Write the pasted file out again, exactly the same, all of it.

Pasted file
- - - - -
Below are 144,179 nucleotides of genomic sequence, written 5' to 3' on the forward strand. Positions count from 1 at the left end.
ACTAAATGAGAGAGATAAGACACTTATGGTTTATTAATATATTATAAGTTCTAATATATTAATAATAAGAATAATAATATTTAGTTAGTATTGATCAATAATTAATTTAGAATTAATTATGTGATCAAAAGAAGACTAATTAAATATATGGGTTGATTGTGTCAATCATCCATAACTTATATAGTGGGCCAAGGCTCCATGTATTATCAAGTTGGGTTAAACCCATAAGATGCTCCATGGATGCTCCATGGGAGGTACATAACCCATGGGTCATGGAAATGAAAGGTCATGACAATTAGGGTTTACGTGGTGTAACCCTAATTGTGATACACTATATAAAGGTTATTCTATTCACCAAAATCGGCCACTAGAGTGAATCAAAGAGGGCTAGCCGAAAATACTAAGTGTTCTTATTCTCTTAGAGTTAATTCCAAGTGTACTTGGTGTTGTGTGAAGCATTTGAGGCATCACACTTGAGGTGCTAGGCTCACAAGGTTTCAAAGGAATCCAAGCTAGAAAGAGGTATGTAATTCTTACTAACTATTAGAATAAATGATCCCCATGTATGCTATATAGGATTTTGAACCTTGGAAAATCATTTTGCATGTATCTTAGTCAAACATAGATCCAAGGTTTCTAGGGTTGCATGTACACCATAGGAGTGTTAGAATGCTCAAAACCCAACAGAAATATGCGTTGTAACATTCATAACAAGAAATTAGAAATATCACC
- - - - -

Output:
Below are 144,179 nucleotides of genomic sequence, written 5' to 3' on the forward strand. Positions count from 1 at the left end.
ACTAAATGAGAGAGATAAGACACTTATGGTTTATTAATATATTATAAGTTCTAATATATTAATAATAAGAATAATAATATTTAGTTAGTATTGATCAATAATTAATTTAGAATTAATTATGTGATCAAAAGAAGACTAATTAAATATATGGGTTGATTGTGTCAATCATCCATAACTTATATAGTGGGCCAAGGCTCCATGTATTATCAAGTTGGGTTAAACCCATAAGATGCTCCATGGATGCTCCATGGGAGGTACATAACCCATGGGTCATGGAAATGAAAGGTCATGACAATTAGGGTTTACGTGGTGTAACCCTAATTGTGATACACTATATAAAGGTTATTCTATTCACCAAAATCGGCCACTAGAGTGAATCAAAGAGGGCTAGCCGAAAATACTAAGTGTTCTTATTCTCTTAGAGTTAATTCCAAGTGTACTTGGTGTTGTGTGAAGCATTTGAGGCATCACACTTGAGGTGCTAGGCTCACAAGGTTTCAAAGGAATCCAAGCTAGAAAGAGGTATGTAATTCTTACTAACTATTAGAATAAATGATCCCCATGTATGCTATATAGGATTTTGAACCTTGGAAAATCATTTTGCATGTATCTTAGTCAAACATAGATCCAAGGTTTCTAGGGTTGCATGTACACCATAGGAGTGTTAGAATGCTCAAAACCCAACAGAAATATGCGTTGTAACATTCATAACAAGAAATTAGAAATATCACC